A lasting ceasefire in Ukraine seems to be the best that can be hoped for at the moment. This would not solve the conflict but it would put an end to the fighting and hopefully pave the way for a comprehensive political settlement. Or that is at least the thinking behind the recent ceasefire agreement signed in Minsk. However examples from other separatist conflicts in the former Soviet Union, such as the conflicts over Nagorno Karabakh (Azerbaijan), Abkhazia and South Ossetia (Georgia), demonstrate that ‘freezing’ a violent conflict creates a number of obstacles to peace.
Firstly, a ceasefire can be seen by the separatist leaders as a victory. They may not have achieved their ultimate goal of independence, or indeed of joining another state, but they will see this as winning the first round. The territorial separation has been formalised by an agreement, even if this is only meant to be an interim status before eventual reintegration. This creates a strong incentive against compromise. Indeed, why agree to a political settlement that will grant some level of highly uncertain autonomy when you currently enjoy (de facto) the status that you desired and the accompanying spoils in the form of power and prestige for the local leaders? This also works at the level of the general population: the longer this de facto separation continues, the more likely it is that a new generation will grow up that has no links with the rest of the state and only distant or second-hand memories of peaceful co-existence. We have seen this effect in all the Caucasus conflicts and it constitutes a significant obstacle to reaching a settlement based on re-integration.
Secondly, there is the isolation factor. Recognised states generally reject interaction with unrecognised entities. This rejection is rooted in strong international norms of territorial integrity or driven by fears of legitimising the separatist leaders and their projects. It may also be motivated by a desire to weaken the breakaway regions and thereby, it is hoped, make them more likely to compromise. The problem is that weakness does not necessarily lead to moderation; it can just as well reinforce extreme positions. The risk of a forced, military reintegration is very real for these unrecognised entities, and they know that it would likely only be met with muted international criticism. Combined with isolation, this tends to foster a pronounced siege mentality; a perception that it is necessary to rally around the flag and avoid any display of internal dissent, any wavering when it comes to their maximalist goal. Separatist leaders are, needless to say, often keen to reinforce such perceptions, through propaganda and in some cases through violence, but they do not always have to.
Thirdly, and perhaps most importantly, prolonged separation and isolation only serve to increase the influence of the patron states that these territories rely on for their continued existence. For their military defence and for the supply of even basic public goods, the Ukrainian breakaway territories will likely depend on Russian support – just like Abkhazia and South Ossetia do and just like Nagorno Karabakh depends on Armenia. Such dependence may be rooted in ethnic kinship and a desire to join the patron state, but pragmatism is frequently as important, if not more so: no one else is willing to offer support and without external support, these entities are not sustainable.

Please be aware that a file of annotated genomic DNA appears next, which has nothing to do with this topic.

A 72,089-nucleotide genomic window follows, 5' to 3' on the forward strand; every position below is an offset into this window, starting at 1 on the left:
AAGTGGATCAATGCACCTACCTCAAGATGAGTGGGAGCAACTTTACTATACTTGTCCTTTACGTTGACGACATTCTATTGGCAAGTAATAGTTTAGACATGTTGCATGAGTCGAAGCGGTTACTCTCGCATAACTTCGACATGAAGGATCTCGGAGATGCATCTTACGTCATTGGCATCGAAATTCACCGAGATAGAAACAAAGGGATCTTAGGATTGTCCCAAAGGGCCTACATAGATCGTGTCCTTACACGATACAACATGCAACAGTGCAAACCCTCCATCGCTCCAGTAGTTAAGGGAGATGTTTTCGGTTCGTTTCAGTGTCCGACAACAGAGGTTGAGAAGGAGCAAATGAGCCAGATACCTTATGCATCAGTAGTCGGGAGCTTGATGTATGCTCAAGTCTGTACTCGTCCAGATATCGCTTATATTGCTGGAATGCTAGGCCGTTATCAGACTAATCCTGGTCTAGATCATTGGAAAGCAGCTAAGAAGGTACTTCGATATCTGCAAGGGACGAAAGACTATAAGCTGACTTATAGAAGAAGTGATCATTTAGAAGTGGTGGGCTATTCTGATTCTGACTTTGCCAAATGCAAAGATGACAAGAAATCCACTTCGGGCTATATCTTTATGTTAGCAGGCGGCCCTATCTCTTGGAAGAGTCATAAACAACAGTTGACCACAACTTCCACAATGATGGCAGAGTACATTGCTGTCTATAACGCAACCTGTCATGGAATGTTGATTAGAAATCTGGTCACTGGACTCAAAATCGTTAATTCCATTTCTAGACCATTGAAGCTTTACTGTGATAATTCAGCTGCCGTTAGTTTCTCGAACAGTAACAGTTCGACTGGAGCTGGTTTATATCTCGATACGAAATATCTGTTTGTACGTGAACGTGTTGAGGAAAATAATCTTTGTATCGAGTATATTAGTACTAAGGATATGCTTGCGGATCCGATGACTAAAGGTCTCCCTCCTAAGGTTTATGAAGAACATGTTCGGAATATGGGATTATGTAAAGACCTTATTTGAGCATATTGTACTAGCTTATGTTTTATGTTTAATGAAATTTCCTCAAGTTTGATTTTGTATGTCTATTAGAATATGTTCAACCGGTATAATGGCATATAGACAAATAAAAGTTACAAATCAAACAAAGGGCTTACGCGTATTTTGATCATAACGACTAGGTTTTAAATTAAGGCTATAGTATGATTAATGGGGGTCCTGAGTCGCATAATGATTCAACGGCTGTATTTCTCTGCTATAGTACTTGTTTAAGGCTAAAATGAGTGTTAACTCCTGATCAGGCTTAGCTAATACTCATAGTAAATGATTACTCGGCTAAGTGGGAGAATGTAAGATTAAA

The ceasefires signed in the other post-Soviet conflicts were only supposed to be temporary, until a comprehensive settlement could be reached. But they have taken on a much more permanent character and have created unrecognised entities that are completely separate from the state of which they are legally part, heavily dependent on their patrons, dominated by siege mentalities and unlikely to agree to compromises any time soon.
These challenges do not imply that a ceasefire is the wrong strategy – by no means. But it does imply that the resulting interim period must be handled carefully. Even when a ceasefire is upheld, it does not in fact freeze a conflict. The dynamics of the conflict are still changing. It is important to realise this with regards to Ukraine and to avoid the mistakes that were made in other post-Soviet conflicts. Reaching a comprehensive settlement is likely to be a drawn-out process and relations with the contested territories during this period affect the likelihood of ever achieving a peaceful solution.
What is needed is engagement. The Ukraine peace plan refers to the resumption of socio-economic ties. Such ties and other forms of linkages with the breakaway territories are absolutely essential if we are to avoid consolidating the de facto separation of these regions, ease their isolation and try to reduce the influence of Russia. This is by no means an easy strategy to pursue. Its implementation is likely to meet resistance from Kiev, especially if other parts of the agreement are not fulfilled. In the case of Abkhazia and South Ossetia, Georgia has struggled to accept the EU’s strategy of ‘Non-Recognition and Engagement’, while Azerbaijan still blankly refuses any kind of engagement with Nagorno Karabakh. But resistance is also likely to come from the separatists themselves, as pursuing links with Kiev will weaken their claim to separation, and from Russia which will fear its influence reduced. This is why engagement with the breakaway regions and their inhabitants must be regarded as an integral part of the agreement and be assigned priority during the next months.
The opinions articulated above represent the views of the author(s), and do not necessarily reflect the position of the European Leadership Network or any of its members. The ELN’s aim is to encourage debates that will help develop Europe’s capacity to address the pressing foreign, defence, and security challenges of our time.